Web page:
by Mitch Kokai
Senior Political Analyst, John Locke Foundation
Former President Barack Obama gave a detailed vision in his speech last Thursday of what direction he wants social media to go. And on Monday, billionaire businessman Elon Musk took Twitter in the opposite direction.
Musk’s willingness to invest his own money in preserving the future of free speech in the United States couldn’t come at a better time.
On a superficial level, Obama’s speech hit all the sensible notes about social media in a modern democracy. He said nice things about the First Amendment, proclaiming himself to be “pretty close to a First Amendment absolutist.” He said he didn’t “have a lot of confidence that any single individual or organization, private or public, should be charged or do a good job at determining who gets to hear what.” And he even correctly identified why social media has made the world more polarized, noting that our ability to “occupy entirely different media realities” allows us to “select facts and opinions that reinforce our preexisting worldviews and filter out those that don’t.”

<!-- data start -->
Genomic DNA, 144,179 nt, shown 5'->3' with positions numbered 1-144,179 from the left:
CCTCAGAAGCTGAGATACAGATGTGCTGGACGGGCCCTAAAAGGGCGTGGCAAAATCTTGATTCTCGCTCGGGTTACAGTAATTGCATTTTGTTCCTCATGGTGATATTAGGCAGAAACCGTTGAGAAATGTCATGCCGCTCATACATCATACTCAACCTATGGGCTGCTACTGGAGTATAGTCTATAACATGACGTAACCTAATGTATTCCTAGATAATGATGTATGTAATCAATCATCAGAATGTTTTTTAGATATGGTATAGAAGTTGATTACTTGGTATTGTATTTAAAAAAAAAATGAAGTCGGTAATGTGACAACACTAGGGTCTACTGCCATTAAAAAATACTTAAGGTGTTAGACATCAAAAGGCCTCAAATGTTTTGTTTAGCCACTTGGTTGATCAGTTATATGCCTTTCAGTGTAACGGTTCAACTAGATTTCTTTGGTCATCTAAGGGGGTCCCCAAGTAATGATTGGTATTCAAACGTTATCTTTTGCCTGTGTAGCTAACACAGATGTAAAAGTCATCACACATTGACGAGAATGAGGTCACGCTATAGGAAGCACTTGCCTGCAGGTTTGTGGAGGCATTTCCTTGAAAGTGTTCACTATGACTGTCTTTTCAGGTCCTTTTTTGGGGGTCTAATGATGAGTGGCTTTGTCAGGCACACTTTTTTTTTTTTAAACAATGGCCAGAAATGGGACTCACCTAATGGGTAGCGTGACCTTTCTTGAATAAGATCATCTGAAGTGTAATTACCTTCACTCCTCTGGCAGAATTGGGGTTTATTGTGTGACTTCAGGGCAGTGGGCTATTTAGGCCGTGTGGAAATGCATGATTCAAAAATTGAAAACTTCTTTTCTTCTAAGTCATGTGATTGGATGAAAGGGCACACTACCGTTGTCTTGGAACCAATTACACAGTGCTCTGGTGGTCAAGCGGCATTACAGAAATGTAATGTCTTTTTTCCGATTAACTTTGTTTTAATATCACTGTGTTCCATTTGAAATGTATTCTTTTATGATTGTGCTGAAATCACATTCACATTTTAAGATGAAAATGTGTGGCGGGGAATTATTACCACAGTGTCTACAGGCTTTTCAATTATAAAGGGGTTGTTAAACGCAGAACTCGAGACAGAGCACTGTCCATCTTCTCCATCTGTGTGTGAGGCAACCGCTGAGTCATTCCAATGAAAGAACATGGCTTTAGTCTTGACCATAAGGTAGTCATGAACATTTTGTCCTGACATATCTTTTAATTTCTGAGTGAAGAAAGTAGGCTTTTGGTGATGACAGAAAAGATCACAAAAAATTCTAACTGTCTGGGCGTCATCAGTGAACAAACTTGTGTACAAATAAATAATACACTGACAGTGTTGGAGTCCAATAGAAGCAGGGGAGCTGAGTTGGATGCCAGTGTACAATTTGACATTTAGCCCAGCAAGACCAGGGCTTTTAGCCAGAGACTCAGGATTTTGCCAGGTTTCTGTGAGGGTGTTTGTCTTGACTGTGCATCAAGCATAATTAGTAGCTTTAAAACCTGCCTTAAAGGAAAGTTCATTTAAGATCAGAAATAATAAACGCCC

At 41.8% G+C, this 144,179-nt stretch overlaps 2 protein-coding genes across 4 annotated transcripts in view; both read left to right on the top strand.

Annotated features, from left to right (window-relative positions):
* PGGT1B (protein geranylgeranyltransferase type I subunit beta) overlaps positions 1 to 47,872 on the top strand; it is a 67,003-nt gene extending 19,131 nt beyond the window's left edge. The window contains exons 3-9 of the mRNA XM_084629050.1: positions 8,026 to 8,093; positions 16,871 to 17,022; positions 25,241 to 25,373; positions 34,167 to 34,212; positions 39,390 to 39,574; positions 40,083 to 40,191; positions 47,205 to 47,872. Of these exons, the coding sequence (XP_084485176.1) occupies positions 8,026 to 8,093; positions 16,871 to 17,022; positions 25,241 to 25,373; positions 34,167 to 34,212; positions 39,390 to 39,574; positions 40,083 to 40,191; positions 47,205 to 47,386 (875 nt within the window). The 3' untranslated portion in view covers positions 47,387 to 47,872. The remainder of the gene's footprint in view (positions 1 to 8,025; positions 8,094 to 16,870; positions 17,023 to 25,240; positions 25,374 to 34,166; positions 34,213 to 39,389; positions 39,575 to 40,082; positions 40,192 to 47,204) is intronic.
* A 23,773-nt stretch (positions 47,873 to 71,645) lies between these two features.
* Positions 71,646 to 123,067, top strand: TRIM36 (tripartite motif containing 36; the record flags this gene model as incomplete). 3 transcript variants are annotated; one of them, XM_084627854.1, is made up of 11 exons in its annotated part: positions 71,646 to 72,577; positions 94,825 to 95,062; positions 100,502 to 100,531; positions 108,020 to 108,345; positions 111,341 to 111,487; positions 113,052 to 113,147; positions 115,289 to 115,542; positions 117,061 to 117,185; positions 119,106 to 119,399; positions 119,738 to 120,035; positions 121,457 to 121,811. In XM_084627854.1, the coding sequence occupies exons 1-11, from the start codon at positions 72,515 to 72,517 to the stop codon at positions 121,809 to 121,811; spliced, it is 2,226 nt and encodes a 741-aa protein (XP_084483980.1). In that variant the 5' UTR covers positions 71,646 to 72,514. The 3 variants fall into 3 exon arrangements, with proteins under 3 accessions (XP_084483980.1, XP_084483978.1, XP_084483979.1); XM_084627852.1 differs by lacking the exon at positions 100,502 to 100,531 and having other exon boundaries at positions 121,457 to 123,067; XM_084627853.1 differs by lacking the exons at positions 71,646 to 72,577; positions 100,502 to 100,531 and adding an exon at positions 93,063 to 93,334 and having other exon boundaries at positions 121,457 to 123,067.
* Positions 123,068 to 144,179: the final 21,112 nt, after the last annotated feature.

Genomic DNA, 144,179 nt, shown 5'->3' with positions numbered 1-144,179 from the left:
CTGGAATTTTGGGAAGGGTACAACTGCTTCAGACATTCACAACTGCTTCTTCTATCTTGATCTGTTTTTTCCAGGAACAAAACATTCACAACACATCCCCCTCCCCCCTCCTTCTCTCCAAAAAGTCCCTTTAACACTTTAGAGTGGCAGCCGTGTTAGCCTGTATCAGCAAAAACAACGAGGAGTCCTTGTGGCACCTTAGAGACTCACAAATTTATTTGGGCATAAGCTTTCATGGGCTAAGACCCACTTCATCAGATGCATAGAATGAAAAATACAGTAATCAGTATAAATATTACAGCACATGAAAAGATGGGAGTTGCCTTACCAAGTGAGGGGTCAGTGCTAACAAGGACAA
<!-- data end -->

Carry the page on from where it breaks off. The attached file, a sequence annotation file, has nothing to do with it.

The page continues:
That all sounds pretty fair and evenhanded. But when read more closely, the speech shows that Obama is unable to recognize his own prejudices.
All of the examples of misinformation Obama identified in his speech — including former President Donald Trump’s claim that the 2020 election was stolen, vaccine skepticism, and 2016 Russian disinformation targeting black voters — all come from his political opponents. Not once in his entire speech did he entertain the possibility that disinformation comes from the Left too.
And of course it does, often with catastrophic effects. He did not mention even once the Steele dossier, filled with lies about Trump that had been secretly paid for by Hillary Clinton’s campaign. He failed to note the disinformation campaign by certain current and former U.S. intelligence officials that the emails on Hunter Biden’s laptop were fakes created by Russia.